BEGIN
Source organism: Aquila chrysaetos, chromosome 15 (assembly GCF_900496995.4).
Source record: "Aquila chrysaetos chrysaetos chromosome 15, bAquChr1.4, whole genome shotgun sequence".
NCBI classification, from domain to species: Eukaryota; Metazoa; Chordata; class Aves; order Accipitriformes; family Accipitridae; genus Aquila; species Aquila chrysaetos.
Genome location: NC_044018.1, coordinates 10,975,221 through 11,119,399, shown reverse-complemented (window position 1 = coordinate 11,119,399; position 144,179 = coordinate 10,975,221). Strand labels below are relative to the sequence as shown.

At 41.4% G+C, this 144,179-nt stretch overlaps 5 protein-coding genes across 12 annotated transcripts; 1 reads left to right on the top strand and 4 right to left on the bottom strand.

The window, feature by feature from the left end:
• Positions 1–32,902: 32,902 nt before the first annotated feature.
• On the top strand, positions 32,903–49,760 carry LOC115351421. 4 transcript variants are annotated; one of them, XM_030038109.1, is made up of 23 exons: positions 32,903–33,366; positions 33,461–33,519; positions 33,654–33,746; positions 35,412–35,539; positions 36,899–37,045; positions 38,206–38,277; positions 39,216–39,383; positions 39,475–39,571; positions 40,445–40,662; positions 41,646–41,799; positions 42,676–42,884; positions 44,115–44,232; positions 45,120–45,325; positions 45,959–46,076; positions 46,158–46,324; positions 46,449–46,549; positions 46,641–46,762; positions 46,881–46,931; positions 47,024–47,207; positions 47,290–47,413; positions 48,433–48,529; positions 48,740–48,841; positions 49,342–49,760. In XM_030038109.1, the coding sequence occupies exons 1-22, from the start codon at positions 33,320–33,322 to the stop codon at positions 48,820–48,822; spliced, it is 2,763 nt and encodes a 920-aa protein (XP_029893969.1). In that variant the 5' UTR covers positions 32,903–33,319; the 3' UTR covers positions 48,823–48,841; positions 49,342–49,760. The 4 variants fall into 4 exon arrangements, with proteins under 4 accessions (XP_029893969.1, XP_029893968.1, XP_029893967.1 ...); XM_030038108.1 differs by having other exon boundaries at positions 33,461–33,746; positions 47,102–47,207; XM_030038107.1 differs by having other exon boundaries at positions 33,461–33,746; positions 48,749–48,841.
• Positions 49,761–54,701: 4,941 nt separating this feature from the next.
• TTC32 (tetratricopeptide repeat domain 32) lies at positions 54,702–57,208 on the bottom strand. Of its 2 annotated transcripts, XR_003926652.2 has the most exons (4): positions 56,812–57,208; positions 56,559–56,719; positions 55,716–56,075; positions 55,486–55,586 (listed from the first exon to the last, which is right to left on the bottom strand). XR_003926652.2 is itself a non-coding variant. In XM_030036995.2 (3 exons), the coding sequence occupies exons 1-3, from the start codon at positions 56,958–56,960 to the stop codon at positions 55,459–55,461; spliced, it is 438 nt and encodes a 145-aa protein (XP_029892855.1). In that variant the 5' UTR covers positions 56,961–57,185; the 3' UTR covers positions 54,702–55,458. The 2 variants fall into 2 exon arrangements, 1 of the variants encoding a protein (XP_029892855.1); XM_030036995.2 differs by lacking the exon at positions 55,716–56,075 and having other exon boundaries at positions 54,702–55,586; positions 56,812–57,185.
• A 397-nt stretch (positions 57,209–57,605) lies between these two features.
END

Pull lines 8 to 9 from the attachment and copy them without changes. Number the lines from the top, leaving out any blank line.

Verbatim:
• On the top strand, positions 32,903–49,760 carry LOC115351421. 4 transcript variants are annotated; one of them, XM_030038109.1, is made up of 23 exons: positions 32,903–33,366; positions 33,461–33,519; positions 33,654–33,746; positions 35,412–35,539; positions 36,899–37,045; positions 38,206–38,277; positions 39,216–39,383; positions 39,475–39,571; positions 40,445–40,662; positions 41,646–41,799; positions 42,676–42,884; positions 44,115–44,232; positions 45,120–45,325; positions 45,959–46,076; positions 46,158–46,324; positions 46,449–46,549; positions 46,641–46,762; positions 46,881–46,931; positions 47,024–47,207; positions 47,290–47,413; positions 48,433–48,529; positions 48,740–48,841; positions 49,342–49,760. In XM_030038109.1, the coding sequence occupies exons 1-22, from the start codon at positions 33,320–33,322 to the stop codon at positions 48,820–48,822; spliced, it is 2,763 nt and encodes a 920-aa protein (XP_029893969.1). In that variant the 5' UTR covers positions 32,903–33,319; the 3' UTR covers positions 48,823–48,841; positions 49,342–49,760. The 4 variants fall into 4 exon arrangements, with proteins under 4 accessions (XP_029893969.1, XP_029893968.1, XP_029893967.1 ...); XM_030038108.1 differs by having other exon boundaries at positions 33,461–33,746; positions 47,102–47,207; XM_030038107.1 differs by having other exon boundaries at positions 33,461–33,746; positions 48,749–48,841.
• Positions 49,761–54,701: 4,941 nt separating this feature from the next.